“ By a calculation ingeniously made by some, it is found, that, were the inhabited known world divided into thirty parts, nineteen of them are still possessed by Pagans, six by Jews and Mohammedans, two by Christians of the Greek and Eastern Churches, and three by those of the Church of Rome and Protestant communion. If this calculation be accurate, Christianity, taken in its largest latitude, bears no greater proportion to the other religions than five to twenty-five, or one to five. If we regard the number of inhabitants on the face of the globe, the proportion of Christians to other religionists is not much greater; for, according to a calculation made in a pamphlet, published originally in America, and republished in London in 1818, the inhabitants of the world amount to about 800,000,000, and its Christian population to only 200,000,000; viz. in Asia, 2,000,000 > Africa, 2,000,000; Europe, 177,000,000; America, 18,000,000; i. e. the Greek and Eastern Churches 30,000,000; the Roman Catholics, 100,000,000 ; the Protestants 70,000,000.”

We shall now merely add, that we have never derived more satisfaction from the perusal of any work than from that of the one before us; and that the mild, temperate spirit with which it is written, as well as the research displayed by one of her members, reflects credit upon the national Church. To the honour of that Church, Mr. Adam has satisfactorily shewn, that, in the essential points of doctrine, her service and form of government, she bears a close resemblance to that of the Syrians on the coast of Malabar, as, after the lapse of ages, it still existed in its purity at the arrival of the Portuguese; a Church, consequently,coeval with, and founded, if not, as there is reason to believe, by an Apostle of our Lord, at least by some of the primitive disciples, coming from the place where the followers of Christ were first denominated Christians.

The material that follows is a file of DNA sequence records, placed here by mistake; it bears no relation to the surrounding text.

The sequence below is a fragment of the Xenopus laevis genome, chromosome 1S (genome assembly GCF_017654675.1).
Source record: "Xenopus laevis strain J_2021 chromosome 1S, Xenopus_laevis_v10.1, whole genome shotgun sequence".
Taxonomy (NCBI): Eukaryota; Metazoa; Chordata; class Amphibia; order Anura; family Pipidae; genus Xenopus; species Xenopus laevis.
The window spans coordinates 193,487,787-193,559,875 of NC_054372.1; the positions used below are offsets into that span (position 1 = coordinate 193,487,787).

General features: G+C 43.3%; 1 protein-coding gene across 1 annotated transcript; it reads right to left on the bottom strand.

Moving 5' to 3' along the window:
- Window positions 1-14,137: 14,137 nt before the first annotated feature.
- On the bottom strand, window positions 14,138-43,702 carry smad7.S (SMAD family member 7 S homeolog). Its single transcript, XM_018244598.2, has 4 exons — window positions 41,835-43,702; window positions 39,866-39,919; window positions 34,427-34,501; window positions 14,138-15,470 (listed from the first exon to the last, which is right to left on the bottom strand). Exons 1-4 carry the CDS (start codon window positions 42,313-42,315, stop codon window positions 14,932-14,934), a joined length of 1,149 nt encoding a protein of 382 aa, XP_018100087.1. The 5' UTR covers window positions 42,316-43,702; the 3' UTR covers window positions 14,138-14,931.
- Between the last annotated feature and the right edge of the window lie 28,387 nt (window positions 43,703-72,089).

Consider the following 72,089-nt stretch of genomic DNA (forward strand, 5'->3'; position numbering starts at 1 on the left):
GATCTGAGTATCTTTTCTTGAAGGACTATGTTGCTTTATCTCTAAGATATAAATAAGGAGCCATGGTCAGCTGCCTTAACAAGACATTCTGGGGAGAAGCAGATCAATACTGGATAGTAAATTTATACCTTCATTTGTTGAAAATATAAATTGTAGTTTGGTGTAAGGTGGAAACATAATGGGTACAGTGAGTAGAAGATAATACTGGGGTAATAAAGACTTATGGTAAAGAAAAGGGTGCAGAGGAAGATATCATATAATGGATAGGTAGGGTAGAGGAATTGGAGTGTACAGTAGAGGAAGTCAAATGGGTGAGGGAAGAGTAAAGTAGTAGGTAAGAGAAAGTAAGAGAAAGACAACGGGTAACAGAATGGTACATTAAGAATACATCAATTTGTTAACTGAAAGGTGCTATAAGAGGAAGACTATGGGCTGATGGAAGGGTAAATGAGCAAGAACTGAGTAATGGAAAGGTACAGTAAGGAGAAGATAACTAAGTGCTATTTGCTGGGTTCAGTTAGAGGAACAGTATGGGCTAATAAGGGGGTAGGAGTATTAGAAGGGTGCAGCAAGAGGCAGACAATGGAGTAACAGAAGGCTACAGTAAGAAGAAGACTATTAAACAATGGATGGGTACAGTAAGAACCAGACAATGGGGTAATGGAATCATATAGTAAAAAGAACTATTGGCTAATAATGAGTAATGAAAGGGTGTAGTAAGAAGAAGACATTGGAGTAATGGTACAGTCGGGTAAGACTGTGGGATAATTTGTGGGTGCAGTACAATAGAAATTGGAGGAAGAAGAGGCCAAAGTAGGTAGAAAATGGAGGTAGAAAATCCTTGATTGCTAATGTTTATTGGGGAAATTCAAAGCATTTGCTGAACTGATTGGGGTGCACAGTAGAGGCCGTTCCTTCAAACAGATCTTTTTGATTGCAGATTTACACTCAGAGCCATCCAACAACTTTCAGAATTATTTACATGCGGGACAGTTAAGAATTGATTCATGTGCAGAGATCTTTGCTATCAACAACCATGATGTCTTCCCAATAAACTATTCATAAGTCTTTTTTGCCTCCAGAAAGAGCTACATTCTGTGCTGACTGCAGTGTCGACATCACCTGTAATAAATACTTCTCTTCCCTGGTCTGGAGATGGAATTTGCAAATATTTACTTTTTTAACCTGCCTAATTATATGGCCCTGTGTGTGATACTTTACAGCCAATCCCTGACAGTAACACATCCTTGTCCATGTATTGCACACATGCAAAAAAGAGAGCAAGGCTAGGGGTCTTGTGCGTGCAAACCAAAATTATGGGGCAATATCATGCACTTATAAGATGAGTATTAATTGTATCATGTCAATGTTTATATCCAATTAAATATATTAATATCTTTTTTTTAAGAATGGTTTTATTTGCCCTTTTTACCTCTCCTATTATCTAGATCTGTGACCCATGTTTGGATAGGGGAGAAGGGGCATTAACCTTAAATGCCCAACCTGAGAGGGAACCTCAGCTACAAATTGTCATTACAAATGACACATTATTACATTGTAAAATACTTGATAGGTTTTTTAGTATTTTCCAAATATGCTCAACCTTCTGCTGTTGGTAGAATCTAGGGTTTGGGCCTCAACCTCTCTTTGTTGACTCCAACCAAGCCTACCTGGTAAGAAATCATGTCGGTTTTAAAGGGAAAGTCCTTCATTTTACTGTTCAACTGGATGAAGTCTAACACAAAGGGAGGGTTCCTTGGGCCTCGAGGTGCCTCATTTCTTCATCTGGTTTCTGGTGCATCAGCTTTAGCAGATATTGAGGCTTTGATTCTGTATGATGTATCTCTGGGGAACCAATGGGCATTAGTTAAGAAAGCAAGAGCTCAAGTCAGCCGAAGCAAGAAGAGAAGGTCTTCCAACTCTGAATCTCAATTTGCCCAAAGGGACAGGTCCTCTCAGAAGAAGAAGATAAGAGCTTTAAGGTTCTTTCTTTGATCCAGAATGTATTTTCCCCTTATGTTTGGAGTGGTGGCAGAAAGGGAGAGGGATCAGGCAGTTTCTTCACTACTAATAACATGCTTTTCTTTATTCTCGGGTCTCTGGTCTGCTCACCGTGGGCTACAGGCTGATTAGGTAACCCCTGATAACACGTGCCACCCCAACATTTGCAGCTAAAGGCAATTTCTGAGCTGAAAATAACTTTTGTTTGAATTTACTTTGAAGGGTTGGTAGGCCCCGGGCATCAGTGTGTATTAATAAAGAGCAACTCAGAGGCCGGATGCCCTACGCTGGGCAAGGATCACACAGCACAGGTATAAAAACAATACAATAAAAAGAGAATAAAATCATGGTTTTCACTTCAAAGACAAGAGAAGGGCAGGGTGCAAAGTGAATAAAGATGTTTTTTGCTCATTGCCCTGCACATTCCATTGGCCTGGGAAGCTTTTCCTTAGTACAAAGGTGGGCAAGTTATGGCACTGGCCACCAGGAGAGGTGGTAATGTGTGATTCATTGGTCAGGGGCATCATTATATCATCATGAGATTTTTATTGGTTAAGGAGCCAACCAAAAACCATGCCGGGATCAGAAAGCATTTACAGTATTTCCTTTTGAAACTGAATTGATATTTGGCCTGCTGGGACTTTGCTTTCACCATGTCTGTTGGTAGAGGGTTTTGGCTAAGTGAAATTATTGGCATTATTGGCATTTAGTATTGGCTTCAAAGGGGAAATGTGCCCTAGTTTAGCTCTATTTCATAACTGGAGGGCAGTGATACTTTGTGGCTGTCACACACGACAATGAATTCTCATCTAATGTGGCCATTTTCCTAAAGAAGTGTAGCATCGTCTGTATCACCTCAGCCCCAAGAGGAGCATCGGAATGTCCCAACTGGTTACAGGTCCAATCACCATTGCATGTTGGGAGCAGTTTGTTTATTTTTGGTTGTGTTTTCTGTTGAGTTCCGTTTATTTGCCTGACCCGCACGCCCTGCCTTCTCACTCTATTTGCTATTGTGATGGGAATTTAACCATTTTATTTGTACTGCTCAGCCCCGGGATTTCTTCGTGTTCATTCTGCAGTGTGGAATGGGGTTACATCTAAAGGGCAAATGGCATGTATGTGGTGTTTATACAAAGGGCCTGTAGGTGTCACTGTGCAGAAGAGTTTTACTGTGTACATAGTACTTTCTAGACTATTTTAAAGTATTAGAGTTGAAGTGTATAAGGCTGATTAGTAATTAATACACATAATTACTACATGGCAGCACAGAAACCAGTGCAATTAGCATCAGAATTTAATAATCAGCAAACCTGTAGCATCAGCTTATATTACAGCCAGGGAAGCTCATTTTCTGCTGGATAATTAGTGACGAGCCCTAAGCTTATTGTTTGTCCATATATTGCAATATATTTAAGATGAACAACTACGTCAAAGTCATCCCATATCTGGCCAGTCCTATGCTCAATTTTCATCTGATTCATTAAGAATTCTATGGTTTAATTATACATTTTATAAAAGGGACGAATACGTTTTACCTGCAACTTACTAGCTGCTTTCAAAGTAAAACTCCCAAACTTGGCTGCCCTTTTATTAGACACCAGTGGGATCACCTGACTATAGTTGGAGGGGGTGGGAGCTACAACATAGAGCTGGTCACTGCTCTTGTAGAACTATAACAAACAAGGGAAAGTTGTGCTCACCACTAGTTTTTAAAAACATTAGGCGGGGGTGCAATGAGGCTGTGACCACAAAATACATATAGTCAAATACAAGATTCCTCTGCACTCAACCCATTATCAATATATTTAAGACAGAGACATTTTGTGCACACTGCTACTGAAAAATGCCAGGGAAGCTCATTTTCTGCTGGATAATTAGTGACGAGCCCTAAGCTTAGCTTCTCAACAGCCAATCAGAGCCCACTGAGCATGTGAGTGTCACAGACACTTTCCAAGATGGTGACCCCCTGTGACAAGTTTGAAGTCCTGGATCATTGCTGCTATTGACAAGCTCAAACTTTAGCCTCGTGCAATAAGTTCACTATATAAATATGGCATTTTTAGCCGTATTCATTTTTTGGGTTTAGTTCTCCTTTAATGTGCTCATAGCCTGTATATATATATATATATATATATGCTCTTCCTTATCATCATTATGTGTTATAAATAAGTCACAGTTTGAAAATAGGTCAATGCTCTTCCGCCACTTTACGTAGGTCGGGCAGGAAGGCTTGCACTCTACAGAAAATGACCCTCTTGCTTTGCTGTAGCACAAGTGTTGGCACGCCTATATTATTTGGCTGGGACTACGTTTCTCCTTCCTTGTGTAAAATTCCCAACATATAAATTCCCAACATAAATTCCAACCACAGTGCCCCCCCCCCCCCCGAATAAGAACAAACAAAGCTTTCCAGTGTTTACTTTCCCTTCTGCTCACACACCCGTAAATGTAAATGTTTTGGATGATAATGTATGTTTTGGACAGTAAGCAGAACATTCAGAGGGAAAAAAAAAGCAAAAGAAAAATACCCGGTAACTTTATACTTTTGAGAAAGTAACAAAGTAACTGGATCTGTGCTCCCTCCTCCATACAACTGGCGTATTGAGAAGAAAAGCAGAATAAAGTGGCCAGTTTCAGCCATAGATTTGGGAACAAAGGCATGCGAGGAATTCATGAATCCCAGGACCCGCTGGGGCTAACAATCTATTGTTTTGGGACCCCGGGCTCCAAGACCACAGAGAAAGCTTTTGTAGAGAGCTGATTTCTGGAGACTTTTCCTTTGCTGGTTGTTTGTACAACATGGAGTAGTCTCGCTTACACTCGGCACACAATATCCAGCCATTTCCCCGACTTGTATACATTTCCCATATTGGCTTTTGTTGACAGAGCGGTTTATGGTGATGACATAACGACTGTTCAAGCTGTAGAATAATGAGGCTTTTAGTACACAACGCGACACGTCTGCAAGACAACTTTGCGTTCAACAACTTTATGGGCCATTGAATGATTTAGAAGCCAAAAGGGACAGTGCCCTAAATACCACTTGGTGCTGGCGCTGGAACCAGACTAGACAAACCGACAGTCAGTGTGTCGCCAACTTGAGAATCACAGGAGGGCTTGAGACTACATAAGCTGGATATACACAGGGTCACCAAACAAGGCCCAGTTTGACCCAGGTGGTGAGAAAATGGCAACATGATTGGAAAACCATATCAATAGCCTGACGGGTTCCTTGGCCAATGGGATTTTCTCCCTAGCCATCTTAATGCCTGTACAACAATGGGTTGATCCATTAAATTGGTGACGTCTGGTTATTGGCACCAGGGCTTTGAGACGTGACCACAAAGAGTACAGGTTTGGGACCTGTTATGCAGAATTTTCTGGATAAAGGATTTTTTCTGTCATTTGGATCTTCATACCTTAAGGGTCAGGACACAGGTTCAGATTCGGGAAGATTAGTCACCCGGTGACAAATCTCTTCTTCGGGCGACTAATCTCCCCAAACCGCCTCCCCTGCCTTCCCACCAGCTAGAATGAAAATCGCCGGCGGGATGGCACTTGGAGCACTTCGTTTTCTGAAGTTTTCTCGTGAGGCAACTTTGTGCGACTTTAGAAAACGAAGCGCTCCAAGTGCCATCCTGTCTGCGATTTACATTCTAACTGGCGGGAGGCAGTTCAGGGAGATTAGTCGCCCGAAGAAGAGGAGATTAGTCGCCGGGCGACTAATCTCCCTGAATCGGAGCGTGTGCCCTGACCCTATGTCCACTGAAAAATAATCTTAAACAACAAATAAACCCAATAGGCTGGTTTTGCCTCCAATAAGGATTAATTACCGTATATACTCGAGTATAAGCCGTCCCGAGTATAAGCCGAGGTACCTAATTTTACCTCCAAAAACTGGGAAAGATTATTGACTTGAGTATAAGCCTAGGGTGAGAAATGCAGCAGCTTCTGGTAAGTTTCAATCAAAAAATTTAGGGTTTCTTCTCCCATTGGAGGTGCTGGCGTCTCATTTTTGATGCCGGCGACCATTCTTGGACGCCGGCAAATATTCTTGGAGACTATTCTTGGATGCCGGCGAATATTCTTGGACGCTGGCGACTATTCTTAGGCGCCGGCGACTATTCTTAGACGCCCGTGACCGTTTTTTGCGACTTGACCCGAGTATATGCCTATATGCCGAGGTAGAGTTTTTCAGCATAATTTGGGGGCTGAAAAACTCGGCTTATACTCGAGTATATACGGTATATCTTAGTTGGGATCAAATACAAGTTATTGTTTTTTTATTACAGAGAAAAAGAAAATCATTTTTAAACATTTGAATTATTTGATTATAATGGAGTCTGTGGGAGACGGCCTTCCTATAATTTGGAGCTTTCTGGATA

Annotations on the Epistles ; being a Continuation of Mr. Esley's Anno

tations; and principally designed for the Use of Candidates for Holy. Orders. By the Rev. James Slade, M.A. Vicar of Bolton,

gc. &c.— Second edition. 2 vols. 8vo. pp. 424-432. Rivington. The doctrines of Christianity, as laid down in the Gospels, are, for the most part, simple and perspicuous. The Gospels themselves, composed in an easy and familiar style, require, comparatively, but little study, to be fully intelligible to the great mass of mankind. Not so the Epistles: these last, written for special purposes, and addressed to particular communities, frequently demand no small attention and learning, to discover the circumstances which occasioned some of the precepts, and to distinguish those precepts, the necessity for which ceased with the causes out of which they rose, from the general admonitions which have reference to every state and condition of the Christian world. This, however, is not all; there are many other reasons which combine to make the letters of St. Paul, more than any